Facilities on military installations are deteriorating at an ever-increasing rate, a visible result of ongoing budget constraints, service installation officials told lawmakers Wednesday.

"Our facilities are degrading and our maintenance backlog is increasing," said Erin Kern, director of the Navy's Shore Readiness Division, at a hearing of the Senate Appropriations Committee's military construction panel. "We understand this backlog must eventually be addressed, but we think we can't afford to do so at this time."

The Army "is at a critical point in installation readiness," said Lt. Gen. David Halverson, commanding general of that service's Installation Management Command.

The budget caps known as sequestration are affecting the Army's ability to provide facilities that soldiers and their families rely and depend on to sustain readiness and maintain their quality of life, Halverson said, with the Army's military construction budget request for next year focusing only on "minimum essential requirements."

The Navy's fiscal 2016 budget request reflects the service's efforts to prioritize funding to address life, health and safety issues, and to repair the most essential components of critical facilities, Kern said.

Budget constraints in recent years have forced the Navy to reduce funding for infrastructure in order to preserve the operational readiness of the fleet, she said, creating a cumulative effect that has many shore facilities "degrading at an accelerated rate."

If the Navy faces the return of sequestration in 2016, she said, the problems will only get worse, she said: "We'll run a greater risk of mishaps, serious injury and health hazards to personnel."

"With sequestration and tighter budgets, I'm worried that we have a problem on the horizon," said Sen. Tom Udall, D-New Mexico. "At bases where maintenance has been deferred and construction projects have been put on hold, there are looming shortfalls."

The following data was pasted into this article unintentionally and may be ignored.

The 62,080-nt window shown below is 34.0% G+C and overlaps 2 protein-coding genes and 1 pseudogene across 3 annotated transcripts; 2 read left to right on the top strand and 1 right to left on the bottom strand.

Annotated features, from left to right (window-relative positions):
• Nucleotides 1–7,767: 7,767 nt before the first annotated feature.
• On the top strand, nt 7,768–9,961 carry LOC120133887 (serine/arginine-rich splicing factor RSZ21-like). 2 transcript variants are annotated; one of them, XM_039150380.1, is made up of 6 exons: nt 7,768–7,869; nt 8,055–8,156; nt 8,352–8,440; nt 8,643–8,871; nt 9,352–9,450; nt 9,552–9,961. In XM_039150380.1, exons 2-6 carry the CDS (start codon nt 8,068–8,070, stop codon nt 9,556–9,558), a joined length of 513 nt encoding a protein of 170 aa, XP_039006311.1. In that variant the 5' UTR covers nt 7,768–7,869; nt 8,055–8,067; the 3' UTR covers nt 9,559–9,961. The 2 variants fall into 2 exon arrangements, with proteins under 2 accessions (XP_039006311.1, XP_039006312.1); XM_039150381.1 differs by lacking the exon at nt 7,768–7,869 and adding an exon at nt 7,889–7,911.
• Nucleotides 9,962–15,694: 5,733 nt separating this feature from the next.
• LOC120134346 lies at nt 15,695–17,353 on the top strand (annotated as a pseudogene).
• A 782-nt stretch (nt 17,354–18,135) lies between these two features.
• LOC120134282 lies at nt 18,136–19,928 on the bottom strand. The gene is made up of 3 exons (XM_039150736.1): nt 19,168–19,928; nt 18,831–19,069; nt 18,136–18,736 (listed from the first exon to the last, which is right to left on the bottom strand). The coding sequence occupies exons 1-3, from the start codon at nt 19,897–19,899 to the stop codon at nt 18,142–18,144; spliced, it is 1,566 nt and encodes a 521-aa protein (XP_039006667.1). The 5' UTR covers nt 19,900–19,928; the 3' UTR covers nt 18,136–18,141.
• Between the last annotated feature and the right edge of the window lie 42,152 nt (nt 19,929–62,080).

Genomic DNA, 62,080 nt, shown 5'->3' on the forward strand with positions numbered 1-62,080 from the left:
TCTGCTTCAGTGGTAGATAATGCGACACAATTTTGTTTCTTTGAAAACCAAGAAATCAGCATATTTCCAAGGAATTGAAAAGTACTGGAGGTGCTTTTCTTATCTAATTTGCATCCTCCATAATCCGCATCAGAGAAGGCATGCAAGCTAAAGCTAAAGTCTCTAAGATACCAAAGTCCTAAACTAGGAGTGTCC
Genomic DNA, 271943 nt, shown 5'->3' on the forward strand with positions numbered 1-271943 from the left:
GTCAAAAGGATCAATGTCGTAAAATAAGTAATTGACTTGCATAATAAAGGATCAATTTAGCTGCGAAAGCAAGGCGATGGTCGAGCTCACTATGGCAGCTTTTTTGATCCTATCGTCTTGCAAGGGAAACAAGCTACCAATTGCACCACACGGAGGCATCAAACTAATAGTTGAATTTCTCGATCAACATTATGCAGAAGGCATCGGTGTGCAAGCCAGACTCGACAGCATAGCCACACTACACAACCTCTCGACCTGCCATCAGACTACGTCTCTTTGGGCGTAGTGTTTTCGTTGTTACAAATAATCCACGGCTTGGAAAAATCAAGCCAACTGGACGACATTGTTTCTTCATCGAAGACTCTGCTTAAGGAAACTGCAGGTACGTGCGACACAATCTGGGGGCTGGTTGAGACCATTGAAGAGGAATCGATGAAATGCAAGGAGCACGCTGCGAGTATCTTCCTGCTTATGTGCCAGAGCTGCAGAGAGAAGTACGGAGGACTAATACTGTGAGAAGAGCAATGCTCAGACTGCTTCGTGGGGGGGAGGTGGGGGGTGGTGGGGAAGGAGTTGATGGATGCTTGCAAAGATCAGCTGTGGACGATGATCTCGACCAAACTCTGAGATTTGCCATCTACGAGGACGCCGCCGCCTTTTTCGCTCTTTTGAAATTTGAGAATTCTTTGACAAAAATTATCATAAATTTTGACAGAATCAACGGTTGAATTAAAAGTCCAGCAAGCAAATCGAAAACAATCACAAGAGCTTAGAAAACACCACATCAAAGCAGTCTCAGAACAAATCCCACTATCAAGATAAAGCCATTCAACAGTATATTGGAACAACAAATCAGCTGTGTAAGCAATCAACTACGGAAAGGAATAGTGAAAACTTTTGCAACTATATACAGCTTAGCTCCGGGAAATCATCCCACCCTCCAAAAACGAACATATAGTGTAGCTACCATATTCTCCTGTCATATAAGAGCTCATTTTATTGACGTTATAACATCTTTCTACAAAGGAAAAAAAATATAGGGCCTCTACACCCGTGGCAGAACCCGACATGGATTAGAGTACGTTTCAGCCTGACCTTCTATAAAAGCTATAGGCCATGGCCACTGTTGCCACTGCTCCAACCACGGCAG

He pointed to White Sands Missile Range in his own state, where roads and facilities are showing signs of age and deterioration.

"I'm concerned the testing capability of White Sands will be impacted if we don't get a handle on this issue soon," Udall said, noting that the backlog of maintenance at the missile range is about $200 million,. and about $3 billion for the Army overall.

The fiscal 2016 Army military construction budget request "supports a regionally engaged Army in a fiscally constrained environment ... anything less puts our army at an unacceptable level of risk," Halverson said.

The Army's request for $1.6 billion for military construction and family housing would be a 26 percent increase over this fiscal year, but would represent a 33 percent reduction from fiscal 2014 and a 55 percent reduction from fiscal 2013, he said.

The Army's budget request of $2.9 billion for the sustainment, restoration and modernization of facilities is about 80 percent of what is required, he said. "Due to this lower level of sustainment funding, we are accepting a level of risk in degraded facilities due to deferred maintenance," he said, in written testimony.

The other services are feeling similarly pinches. David Clifton, deputy commander of Marine Corps Installations Command, said that under current budget trends, by fiscal 2020 Marines will occupy "over 2,500 inadequate base buildings with insufficient and failing systems."

Although the Corps' military construction request for next year also would be an increase over this year, it would not be enough to prevent accelerated deterioration of over 12,000 buildings, range complexes, barracks and air fields, Clifton said.

To accomplish the priority of reinforcing the near-term readiness of deploying Marines, he said, "the Marine Corps must accept risk in our infrastructure and base operations, including quality of life programs." The fiscal 2016 budget request is prioritized to support training operations, new weapons systems, and force presence, he said.

A backlog of repair and maintenance has contributed to the degradation of the Air Force's combat support capabilities, said Brig. Gen. Timothy Green, that service's director of civil engineers and deputy chief of staff for logistics, installations and mission support.

Even with a slight budget increase next year, Green said the Air Force would remain stressed to meet the current national defense strategy. The Air Force $4.8 billion is requesting $4.8 billion for military construction, facility sustainment, restoration and modernization, and $331 million for family housing operations and maintenance, and $160 million for family housing construction.